Northzone, the European VC firm, has raised a new €1bn fund — its largest to date, and one of the biggest raised in Europe this year.
The fresh capital will be used to do more of the same, backing startups from seed all the way up to IPO, writing cheques of $1m-40m.
The team says it sees 7,500 deals per year — which it believes is around 85 to 90% of the European market.
Northzone’s portfolio hall of fame includes Spotify, Personio, Hopin, Tier, Trustpilot and Klarna (although the fintech turned the firm down twice first). Recent investments have included grocery discounter Motatos and edtech Microverse.
Sifted sat down with Northzone partners Jeppe Zink, Elena Pantazi and Kilian Pender to talk about FOMO, founders, debt and what on Earth went on in 2021.
The heady days of 2021
“People got away with murder,” says Zink, referring to the investment frenzy that took place last summer. “Unit economics looked great, but if you really dug in and did a proper analysis… If there was any growth there, they would trust the growth.”
“There was a bigger emphasis on growth,” adds Pender. “The pendulum has now swung back quite aggressively — VCs are saying we want to see more real metrics [like product market fit, and a clear path to profitability].”
But Northzone, the pair tells Sifted, didn’t get caught up in the FOMO — or significantly increase its deal volume. “We always like to think we were perhaps more disciplined than the market generally,” says Zink.
Dive into VC and meet the people holding the purse strings.
People got away with murder
In 2021, Northzone invested in 26 new companies across all stages. This year, it’s made 13 new investments, many of which haven't been announced — more or less keeping pace with last year.
“Over the past 12-24 months we invested more at the seed rather than the Series A stage, because companies were raising at the A stage where they hadn’t really proven metrics that they might have done before,” says Pender. “So it didn’t make sense to invest at A when you can invest in the same company at seed [with about as much to go on].”
“Everything got compressed,” says Zink. “Out of it came increased competition — and therefore the offering from VCs had to be better to the entrepreneurs.”
The founder offering
Somewhat, as a result, Northzone now has a 11-person platform team, led by partner Elena Pantazi. That includes: two recruiters; Anna Skarborg, the new head of sustainability; people helping on marketing and brand; and legal and finance expertise.
“The idea is to say, we’re here for you day-to-day with any needs you have,” says Pantazi. “And if we don’t have the expertise in-house, we definitely have the network to be able to connect you.”
There’s also a network of 300 operators which Northzone can refer portfolio companies to. Some are on retainers. “One day you might want to have a quick chat on app optimisation, and one quick call solves the need. At other times it’s more strategic — I need mentorship for all my C-level people. How can I get the first connections?” Pantazi explains.
And this isn’t just marketing, Zink insists: “We can’t win deals without Elena and what Elena’s team does, we can’t scale up without what they do.”.
The platform team’s overarching KPI is the founder net promoter score (NPS) — ie, would a founder recommend Northzone to a fellow founder? Alongside that, they also track the number of operator introductions made, workshops held and mentorship relationships, to continually assess how much value the platform is bringing.
“It’s not a volume game — but it gives you an indication of whether an intro was fruitful or not,” says Pantazi.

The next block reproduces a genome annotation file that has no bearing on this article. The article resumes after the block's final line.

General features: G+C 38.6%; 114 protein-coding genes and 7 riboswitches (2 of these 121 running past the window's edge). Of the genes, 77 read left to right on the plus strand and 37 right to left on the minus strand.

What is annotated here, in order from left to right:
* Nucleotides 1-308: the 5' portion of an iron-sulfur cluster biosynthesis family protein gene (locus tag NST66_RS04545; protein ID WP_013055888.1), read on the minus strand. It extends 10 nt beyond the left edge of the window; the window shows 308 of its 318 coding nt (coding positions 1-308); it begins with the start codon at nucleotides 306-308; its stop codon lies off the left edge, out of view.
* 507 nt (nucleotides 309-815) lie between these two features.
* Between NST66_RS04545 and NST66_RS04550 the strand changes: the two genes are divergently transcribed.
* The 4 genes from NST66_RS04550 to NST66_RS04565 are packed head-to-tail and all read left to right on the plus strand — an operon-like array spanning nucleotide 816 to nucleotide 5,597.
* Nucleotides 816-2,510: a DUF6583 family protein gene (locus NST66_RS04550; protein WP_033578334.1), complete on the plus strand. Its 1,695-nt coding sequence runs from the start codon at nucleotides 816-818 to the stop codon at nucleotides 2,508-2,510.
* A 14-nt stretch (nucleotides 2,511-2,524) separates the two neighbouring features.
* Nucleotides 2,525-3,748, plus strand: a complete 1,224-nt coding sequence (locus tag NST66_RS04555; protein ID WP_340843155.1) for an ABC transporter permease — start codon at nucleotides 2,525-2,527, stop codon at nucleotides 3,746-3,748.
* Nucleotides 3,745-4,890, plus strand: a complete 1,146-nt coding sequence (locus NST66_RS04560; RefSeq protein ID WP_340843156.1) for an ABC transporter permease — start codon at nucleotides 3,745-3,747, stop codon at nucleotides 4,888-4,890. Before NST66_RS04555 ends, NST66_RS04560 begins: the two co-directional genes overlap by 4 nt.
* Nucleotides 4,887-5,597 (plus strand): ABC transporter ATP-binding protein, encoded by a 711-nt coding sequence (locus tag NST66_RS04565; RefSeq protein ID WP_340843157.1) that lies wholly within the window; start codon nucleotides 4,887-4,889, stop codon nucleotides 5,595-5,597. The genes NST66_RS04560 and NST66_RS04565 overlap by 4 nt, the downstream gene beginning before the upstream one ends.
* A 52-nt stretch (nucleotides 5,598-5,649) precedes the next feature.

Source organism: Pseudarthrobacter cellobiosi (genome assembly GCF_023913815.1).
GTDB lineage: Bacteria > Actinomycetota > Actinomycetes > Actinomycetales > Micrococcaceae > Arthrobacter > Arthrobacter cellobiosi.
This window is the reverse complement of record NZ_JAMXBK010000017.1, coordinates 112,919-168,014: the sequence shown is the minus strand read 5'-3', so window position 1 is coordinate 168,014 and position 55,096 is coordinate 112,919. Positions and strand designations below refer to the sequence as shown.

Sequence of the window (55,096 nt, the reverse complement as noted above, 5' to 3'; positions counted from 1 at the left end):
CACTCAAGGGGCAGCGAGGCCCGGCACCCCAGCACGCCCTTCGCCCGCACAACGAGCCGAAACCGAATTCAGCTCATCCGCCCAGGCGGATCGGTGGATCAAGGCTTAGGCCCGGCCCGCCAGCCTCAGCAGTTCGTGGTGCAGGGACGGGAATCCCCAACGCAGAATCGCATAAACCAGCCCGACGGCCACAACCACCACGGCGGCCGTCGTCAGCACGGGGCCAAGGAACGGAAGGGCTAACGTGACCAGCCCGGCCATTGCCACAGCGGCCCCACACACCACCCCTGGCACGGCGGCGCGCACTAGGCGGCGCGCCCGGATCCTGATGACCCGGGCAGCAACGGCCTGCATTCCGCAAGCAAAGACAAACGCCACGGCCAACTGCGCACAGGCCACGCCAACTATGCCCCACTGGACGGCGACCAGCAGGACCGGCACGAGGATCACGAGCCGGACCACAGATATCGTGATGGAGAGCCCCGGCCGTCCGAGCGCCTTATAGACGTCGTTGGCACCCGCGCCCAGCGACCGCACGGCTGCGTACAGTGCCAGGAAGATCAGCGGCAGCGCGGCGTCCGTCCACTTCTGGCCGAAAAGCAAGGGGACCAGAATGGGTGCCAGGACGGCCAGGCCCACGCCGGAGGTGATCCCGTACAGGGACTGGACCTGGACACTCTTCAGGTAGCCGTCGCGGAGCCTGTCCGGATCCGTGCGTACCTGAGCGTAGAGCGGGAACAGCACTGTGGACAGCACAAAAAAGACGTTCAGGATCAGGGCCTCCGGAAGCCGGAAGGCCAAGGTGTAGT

Payments 2.0 and consumer behaviour mindshifts
As for sectors, the team is currently spending a fair bit of time on “payments 2.0” says Pender. There’s plenty of opportunity to better serve the payments needs of B2B marketplaces, he says — and the Stripes and Adyens of the world haven’t begun to tackle them.
“A number of people from those businesses are actually leaving those businesses to set up new payments startups,” says Pender — a Stripe and Adyen “mafia” — and approaching investors like Northzone.
On the climate front, Zink says “the market seems to be stuck around calculations, carbon trading etc, which is a short-term building block”.
What it really needs, he adds, is something that would truly change consumer behaviour. “We’ve seen a bunch of the right startups, a couple where we think ‘Oof, that’s close’ but we haven’t gotten there yet.”
Down on debt
Debt won’t be part of Northzone’s offering anytime soon though — despite its growing popularity in Europe.
I really don't think [debt is] good news for European entrepreneurs
“I really don't think it's good news for European entrepreneurs,” says Zink. “I think if you were to run the statistics for early-stage businesses who take on debt, I think the evidence is so overwhelming over so many years that it’s bad news.
“We saw it back 10 years ago, we saw it 20 years ago, and we saw the huge problems coming out of it."
“The only argument for it, if you do the maths, is that you buy yourself another 12 to 18 months time,” he adds. “And therefore, if you use that time to raise money at a much higher valuation, maybe you've got less dilution out that way. But what people often forget is that whatever money you raise, the repayment kicks in much earlier — so you think you're getting enough for two years additional runway, but because you got to repay the interest and you’ve got the covenants, the truth is, you're probably only buying yourself half the time you're thinking, and you're gonna now live with the bank. And when a company goes down, it's more often than not because that provider or bank pulls the plug, not the VC.”
Debt aside, Zink’s pretty excited about how the next few years in European tech are shaping up.
“Risk has come back into the game — and we are supposed to be risk takers — and I’m embracing that.”